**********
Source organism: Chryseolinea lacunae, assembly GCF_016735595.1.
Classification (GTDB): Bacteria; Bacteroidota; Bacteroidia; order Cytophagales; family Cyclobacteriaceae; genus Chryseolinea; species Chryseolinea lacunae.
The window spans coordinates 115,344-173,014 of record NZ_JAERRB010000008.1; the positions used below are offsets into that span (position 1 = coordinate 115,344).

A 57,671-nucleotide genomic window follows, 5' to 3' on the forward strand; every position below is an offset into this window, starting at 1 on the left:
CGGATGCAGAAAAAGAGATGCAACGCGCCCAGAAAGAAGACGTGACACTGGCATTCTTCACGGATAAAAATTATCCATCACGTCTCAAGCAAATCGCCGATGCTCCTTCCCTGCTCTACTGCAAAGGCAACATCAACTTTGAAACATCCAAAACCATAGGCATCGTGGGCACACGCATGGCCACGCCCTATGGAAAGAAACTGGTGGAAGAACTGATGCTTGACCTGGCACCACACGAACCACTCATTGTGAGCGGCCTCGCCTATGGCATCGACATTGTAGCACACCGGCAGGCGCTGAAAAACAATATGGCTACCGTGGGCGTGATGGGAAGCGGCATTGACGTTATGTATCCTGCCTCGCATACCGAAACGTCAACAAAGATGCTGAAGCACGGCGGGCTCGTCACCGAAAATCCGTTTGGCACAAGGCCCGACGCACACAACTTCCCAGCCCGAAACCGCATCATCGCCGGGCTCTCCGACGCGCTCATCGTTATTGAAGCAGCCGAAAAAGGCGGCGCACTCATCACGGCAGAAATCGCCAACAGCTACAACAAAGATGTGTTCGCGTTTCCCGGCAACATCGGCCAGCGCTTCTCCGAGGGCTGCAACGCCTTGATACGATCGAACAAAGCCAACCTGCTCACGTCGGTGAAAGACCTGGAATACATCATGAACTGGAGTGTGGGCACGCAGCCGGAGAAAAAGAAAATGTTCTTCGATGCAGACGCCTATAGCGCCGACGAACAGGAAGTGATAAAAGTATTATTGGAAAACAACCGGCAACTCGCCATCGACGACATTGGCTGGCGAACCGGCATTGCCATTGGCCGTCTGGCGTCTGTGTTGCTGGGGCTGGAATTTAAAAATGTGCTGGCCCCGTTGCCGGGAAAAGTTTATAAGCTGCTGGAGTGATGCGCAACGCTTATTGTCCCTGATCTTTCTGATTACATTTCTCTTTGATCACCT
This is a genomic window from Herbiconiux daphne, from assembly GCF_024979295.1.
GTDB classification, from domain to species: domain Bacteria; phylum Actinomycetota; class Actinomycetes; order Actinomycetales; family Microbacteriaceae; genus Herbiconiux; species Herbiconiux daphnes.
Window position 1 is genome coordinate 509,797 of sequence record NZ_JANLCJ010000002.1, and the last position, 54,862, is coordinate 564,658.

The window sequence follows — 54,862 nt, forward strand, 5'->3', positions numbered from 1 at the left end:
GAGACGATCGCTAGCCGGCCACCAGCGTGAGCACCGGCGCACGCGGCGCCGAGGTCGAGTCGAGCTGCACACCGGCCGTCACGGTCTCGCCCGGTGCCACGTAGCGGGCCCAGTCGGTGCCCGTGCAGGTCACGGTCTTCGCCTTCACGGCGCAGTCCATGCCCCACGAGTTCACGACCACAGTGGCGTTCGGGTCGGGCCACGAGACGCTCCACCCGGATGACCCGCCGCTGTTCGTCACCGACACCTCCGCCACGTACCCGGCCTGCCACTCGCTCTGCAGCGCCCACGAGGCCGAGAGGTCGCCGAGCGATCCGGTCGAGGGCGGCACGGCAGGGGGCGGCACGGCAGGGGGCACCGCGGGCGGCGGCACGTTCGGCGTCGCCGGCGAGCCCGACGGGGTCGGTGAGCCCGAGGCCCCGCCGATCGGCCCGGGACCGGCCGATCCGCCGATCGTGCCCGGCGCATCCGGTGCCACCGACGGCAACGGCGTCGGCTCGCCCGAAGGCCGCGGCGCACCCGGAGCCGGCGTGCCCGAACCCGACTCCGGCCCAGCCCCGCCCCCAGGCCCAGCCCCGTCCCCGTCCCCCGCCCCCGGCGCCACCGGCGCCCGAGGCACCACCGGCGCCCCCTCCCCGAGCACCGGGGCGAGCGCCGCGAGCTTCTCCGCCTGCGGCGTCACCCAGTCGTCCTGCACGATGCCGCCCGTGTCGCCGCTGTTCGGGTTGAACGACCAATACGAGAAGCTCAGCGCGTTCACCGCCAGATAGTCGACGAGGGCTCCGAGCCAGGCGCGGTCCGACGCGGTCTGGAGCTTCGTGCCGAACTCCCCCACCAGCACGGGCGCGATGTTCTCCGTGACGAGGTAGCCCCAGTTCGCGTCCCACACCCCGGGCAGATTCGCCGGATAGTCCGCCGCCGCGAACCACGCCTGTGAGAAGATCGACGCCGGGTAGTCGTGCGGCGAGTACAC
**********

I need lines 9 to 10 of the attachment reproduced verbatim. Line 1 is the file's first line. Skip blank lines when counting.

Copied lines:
The window sequence follows — 54,862 nt, forward strand, 5'->3', positions numbered from 1 at the left end:
GAGACGATCGCTAGCCGGCCACCAGCGTGAGCACCGGCGCACGCGGCGCCGAGGTCGAGTCGAGCTGCACACCGGCCGTCACGGTCTCGCCCGGTGCCACGTAGCGGGCCCAGTCGGTGCCCGTGCAGGTCACGGTCTTCGCCTTCACGGCGCAGTCCATGCCCCACGAGTTCACGACCACAGTGGCGTTCGGGTCGGGCCACGAGACGCTCCACCCGGATGACCCGCCGCTGTTCGTCACCGACACCTCCGCCACGTACCCGGCCTGCCACTCGCTCTGCAGCGCCCACGAGGCCGAGAGGTCGCCGAGCGATCCGGTCGAGGGCGGCACGGCAGGGGGCGGCACGGCAGGGGGCACCGCGGGCGGCGGCACGTTCGGCGTCGCCGGCGAGCCCGACGGGGTCGGTGAGCCCGAGGCCCCGCCGATCGGCCCGGGACCGGCCGATCCGCCGATCGTGCCCGGCGCATCCGGTGCCACCGACGGCAACGGCGTCGGCTCGCCCGAAGGCCGCGGCGCACCCGGAGCCGGCGTGCCCGAACCCGACTCCGGCCCAGCCCCGCCCCCAGGCCCAGCCCCGTCCCCGTCCCCCGCCCCCGGCGCCACCGGCGCCCGAGGCACCACCGGCGCCCCCTCCCCGAGCACCGGGGCGAGCGCCGCGAGCTTCTCCGCCTGCGGCGTCACCCAGTCGTCCTGCACGATGCCGCCCGTGTCGCCGCTGTTCGGGTTGAACGACCAATACGAGAAGCTCAGCGCGTTCACCGCCAGATAGTCGACGAGGGCTCCGAGCCAGGCGCGGTCCGACGCGGTCTGGAGCTTCGTGCCGAACTCCCCCACCAGCACGGGCGCGATGTTCTCCGTGACGAGGTAGCCCCAGTTCGCGTCCCACACCCCGGGCAGATTCGCCGGATAGTCCGCCGCCGCGAACCACGCCTGTGAGAAGATCGACGCCGGGTAGTCGTGCGGCGAGTACAC